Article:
Choose Between Two Options
- $16 for an all-day Russian banya visit ($30 value)
- $32 for an all-day Russian banya visit and a pedicure ($68 value)
All-day admission to the baths gives visitors unlimited access to the wet and dry saunas, cold-plunge pools, whirlpool hot tubs, and relaxation lounges. Admission also includes slippers, a towel, a plush spa bathrobe, and a private locker; spa services and body treatments are extra and must be booked by appointment.
For decades after it opened in 1906, the two-story Russian bathhouse on West Division Street shrouded famous locals such as Al Capone, Saul Bellow, and Nelson Algren in clouds of steam. More than 100 years later, the building underwent a full renovation. In a return chronicled by the Chicago Reader, WGN, and Time Out Chicago, the century-old retreat of the city's powerful was reborn as Red Square.
Today, as perhaps the only traditional Russian bathhouse left in Chicago, Red Square holds its heritage close with two floors of authentic wet and dry saunas (separated into male and female spaces) and a spa. In the traditional banya, cedar-plank walls and three-tiered benches surround brick and granite ovens, where clouds of steam erupt from superheated rocks. But visitors aren't just left to cook; cold-water taps beside each bench and cold-plunge pools that mimic Russian ponds reinvigorate bathers amidst the heat. Spa attendants wander the humid rooms, performing services such as the traditional platza—a rigorous massage and scrub with a bundle of oak, eucalyptus, or birch branches that mimic the relaxing sensation of falling asleep in a tree.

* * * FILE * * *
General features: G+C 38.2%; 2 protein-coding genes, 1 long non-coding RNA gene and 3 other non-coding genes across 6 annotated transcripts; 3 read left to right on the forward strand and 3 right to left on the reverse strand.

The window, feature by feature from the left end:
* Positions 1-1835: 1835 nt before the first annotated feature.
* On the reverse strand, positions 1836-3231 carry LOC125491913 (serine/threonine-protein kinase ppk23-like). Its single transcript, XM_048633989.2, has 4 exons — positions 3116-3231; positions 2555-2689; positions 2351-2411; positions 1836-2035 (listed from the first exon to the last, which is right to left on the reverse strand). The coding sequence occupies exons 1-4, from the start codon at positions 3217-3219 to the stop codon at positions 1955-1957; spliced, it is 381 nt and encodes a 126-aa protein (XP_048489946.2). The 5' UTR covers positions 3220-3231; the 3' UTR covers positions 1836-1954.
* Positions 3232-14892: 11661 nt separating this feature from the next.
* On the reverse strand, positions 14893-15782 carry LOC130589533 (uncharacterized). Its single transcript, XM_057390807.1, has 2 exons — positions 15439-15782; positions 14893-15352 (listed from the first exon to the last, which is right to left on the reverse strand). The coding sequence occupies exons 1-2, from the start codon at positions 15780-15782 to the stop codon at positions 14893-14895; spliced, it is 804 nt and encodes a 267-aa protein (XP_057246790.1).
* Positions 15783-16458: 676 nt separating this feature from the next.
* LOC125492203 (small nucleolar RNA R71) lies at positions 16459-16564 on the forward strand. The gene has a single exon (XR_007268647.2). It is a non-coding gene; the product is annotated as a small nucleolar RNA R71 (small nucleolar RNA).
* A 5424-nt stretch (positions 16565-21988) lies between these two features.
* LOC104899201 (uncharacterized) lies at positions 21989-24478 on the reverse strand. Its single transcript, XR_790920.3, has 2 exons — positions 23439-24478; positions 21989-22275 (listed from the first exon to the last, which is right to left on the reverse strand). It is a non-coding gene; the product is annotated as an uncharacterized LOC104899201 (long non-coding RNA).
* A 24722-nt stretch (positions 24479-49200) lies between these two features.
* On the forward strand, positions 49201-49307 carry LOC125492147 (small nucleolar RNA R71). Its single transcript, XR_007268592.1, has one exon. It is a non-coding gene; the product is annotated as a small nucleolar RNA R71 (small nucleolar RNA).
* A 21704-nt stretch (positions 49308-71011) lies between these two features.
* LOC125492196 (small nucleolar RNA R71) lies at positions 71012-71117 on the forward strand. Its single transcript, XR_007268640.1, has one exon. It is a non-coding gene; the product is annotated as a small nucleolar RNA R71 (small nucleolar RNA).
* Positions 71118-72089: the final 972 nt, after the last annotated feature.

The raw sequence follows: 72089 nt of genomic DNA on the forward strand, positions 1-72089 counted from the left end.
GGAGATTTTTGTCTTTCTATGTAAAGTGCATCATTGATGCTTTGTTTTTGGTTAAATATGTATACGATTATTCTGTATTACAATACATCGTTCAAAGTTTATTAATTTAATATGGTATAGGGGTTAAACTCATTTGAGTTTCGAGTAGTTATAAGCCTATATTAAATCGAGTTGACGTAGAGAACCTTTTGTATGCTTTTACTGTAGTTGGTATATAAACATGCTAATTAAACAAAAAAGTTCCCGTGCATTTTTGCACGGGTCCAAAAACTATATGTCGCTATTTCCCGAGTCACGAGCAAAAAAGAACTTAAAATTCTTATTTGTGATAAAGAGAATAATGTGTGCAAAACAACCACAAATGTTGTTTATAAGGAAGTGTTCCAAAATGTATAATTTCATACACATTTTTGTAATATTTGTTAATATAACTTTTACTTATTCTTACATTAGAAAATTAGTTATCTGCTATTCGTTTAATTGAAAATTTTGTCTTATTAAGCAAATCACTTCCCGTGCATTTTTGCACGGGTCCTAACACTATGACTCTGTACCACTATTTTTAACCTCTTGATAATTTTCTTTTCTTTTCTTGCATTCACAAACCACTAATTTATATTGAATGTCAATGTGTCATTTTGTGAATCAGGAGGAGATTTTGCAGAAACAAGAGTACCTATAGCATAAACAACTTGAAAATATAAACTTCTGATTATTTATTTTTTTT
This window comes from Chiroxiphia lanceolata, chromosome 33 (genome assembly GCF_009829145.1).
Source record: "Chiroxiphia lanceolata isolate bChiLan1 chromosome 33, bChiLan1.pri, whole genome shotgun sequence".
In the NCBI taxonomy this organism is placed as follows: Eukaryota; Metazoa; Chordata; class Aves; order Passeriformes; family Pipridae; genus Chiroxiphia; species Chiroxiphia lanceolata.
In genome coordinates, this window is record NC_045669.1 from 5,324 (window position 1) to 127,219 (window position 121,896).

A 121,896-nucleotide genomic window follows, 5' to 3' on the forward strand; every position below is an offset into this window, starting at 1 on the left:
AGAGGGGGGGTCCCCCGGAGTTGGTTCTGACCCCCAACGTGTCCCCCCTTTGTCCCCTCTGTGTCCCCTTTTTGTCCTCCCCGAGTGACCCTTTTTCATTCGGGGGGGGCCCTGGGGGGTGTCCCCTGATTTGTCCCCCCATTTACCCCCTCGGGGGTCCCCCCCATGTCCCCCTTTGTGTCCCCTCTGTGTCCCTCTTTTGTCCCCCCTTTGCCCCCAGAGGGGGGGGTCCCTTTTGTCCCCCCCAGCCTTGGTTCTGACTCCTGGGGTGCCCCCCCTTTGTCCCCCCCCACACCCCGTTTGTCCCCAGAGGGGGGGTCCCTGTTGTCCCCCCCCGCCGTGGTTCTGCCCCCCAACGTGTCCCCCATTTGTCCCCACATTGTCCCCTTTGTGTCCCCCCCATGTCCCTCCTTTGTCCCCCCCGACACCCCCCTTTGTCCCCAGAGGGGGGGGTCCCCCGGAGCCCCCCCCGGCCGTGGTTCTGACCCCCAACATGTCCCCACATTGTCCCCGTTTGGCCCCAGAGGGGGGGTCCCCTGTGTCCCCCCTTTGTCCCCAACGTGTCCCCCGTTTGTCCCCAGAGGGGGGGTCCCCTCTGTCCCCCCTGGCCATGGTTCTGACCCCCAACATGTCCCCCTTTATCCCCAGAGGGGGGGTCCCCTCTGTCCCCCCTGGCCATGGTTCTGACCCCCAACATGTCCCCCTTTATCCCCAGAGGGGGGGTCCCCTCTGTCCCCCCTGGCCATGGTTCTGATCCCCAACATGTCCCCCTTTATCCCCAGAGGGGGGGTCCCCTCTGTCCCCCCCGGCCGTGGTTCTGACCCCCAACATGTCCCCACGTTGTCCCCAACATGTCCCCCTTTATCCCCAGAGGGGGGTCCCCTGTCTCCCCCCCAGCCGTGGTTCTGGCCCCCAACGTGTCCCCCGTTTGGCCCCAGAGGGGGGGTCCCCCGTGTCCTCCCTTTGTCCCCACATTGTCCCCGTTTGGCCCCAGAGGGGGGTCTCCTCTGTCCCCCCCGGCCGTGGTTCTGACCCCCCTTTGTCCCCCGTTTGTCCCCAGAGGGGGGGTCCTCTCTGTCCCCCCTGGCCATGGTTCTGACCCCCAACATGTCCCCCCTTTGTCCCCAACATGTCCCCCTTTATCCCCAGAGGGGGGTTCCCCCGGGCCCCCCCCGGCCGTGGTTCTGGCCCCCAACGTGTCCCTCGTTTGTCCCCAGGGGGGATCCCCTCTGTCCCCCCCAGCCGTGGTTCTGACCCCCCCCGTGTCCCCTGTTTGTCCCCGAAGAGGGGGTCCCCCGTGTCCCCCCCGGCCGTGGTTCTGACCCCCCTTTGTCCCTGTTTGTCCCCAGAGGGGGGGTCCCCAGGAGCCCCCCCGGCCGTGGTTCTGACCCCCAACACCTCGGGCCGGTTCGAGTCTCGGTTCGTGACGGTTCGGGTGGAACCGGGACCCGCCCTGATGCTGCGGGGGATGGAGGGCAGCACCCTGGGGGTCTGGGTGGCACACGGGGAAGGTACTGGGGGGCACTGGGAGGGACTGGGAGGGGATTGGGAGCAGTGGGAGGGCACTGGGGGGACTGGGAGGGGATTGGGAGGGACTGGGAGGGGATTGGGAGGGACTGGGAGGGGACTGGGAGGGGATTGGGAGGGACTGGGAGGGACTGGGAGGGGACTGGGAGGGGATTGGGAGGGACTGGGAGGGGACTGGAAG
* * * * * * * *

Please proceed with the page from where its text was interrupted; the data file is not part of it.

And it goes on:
It might come as a surprise to find a spirit-stocked bar in Red Square's restaurant area. After all, "Many people will tell you it’s a terrible idea to mix alcohol and dehydrating heat chambers," says Time Out's Julia Kramer, "but none of those people are Russian." And so premium vodkas and Moscow Mules flow freely as guests, many of them still in their bathrobes, savor traditional Russian herring and caviar in the mahogany-paneled space, designed to resemble a 19th-century train car. To complete the locomotive vibe, curtained televisions at each booth screen looping footage of the Eastern European countryside and a conductor checks luggage for stowaways every half-hour.